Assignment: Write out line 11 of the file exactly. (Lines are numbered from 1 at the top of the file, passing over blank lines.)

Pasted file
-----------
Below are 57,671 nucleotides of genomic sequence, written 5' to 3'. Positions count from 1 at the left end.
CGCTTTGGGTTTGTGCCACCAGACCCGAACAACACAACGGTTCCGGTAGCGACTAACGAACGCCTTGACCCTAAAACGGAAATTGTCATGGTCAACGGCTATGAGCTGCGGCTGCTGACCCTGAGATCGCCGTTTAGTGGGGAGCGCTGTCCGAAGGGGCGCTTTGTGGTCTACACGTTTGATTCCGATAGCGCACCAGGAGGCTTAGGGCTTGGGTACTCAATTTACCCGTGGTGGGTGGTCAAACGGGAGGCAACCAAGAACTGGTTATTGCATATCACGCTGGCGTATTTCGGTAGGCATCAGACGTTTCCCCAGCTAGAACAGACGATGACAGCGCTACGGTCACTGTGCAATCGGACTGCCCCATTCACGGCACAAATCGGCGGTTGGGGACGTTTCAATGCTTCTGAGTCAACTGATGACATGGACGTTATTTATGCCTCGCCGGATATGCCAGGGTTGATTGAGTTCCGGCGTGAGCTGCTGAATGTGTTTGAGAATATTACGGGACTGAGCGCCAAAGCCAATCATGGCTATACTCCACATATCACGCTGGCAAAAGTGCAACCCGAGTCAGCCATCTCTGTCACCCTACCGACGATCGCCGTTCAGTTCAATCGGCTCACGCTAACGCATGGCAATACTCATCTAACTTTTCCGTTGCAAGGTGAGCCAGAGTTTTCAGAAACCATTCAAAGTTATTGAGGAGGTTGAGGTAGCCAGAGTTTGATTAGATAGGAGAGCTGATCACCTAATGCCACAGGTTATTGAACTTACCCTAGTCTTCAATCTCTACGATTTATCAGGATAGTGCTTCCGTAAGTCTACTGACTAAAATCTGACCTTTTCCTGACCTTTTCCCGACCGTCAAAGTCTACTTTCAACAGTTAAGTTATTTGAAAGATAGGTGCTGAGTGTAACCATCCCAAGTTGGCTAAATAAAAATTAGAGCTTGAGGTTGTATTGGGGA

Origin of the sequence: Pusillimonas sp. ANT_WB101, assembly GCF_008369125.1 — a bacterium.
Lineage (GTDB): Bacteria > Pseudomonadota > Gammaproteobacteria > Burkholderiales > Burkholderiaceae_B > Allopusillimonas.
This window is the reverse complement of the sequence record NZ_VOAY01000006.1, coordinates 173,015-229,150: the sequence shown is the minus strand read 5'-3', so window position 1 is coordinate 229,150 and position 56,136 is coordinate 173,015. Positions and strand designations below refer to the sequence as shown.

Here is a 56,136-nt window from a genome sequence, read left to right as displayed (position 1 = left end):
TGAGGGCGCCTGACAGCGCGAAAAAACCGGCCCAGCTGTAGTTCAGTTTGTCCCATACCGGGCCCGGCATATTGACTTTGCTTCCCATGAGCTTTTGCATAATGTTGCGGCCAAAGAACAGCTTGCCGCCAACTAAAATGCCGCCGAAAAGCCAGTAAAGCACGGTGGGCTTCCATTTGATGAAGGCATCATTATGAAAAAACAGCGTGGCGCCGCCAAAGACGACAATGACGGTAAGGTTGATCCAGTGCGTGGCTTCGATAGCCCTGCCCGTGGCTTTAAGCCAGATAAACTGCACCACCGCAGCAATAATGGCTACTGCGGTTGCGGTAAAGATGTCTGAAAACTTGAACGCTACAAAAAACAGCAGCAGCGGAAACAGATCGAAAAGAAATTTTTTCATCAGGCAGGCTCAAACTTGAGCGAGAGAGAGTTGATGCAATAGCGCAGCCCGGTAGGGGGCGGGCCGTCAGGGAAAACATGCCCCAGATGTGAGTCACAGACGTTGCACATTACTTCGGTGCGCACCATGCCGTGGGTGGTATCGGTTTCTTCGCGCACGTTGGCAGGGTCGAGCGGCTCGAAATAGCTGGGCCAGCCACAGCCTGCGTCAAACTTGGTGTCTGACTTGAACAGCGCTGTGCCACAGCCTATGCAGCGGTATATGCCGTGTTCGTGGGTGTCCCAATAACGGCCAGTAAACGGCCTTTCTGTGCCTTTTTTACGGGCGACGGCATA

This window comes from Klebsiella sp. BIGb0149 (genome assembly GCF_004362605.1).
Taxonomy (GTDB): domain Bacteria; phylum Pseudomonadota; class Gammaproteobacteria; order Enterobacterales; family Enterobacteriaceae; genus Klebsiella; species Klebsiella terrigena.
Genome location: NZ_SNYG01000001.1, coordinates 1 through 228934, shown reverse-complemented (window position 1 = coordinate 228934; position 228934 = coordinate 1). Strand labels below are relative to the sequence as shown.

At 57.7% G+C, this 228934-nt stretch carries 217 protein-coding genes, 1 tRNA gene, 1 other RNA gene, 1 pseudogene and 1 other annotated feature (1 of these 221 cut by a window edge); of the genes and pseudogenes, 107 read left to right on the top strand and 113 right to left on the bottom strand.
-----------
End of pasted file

At 57.7% G+C, this 228934-nt stretch carries 217 protein-coding genes, 1 tRNA gene, 1 other RNA gene, 1 pseudogene and 1 other annotated feature (1 of these 221 cut by a window edge); of the genes and pseudogenes, 107 read left to right on the top strand and 113 right to left on the bottom strand.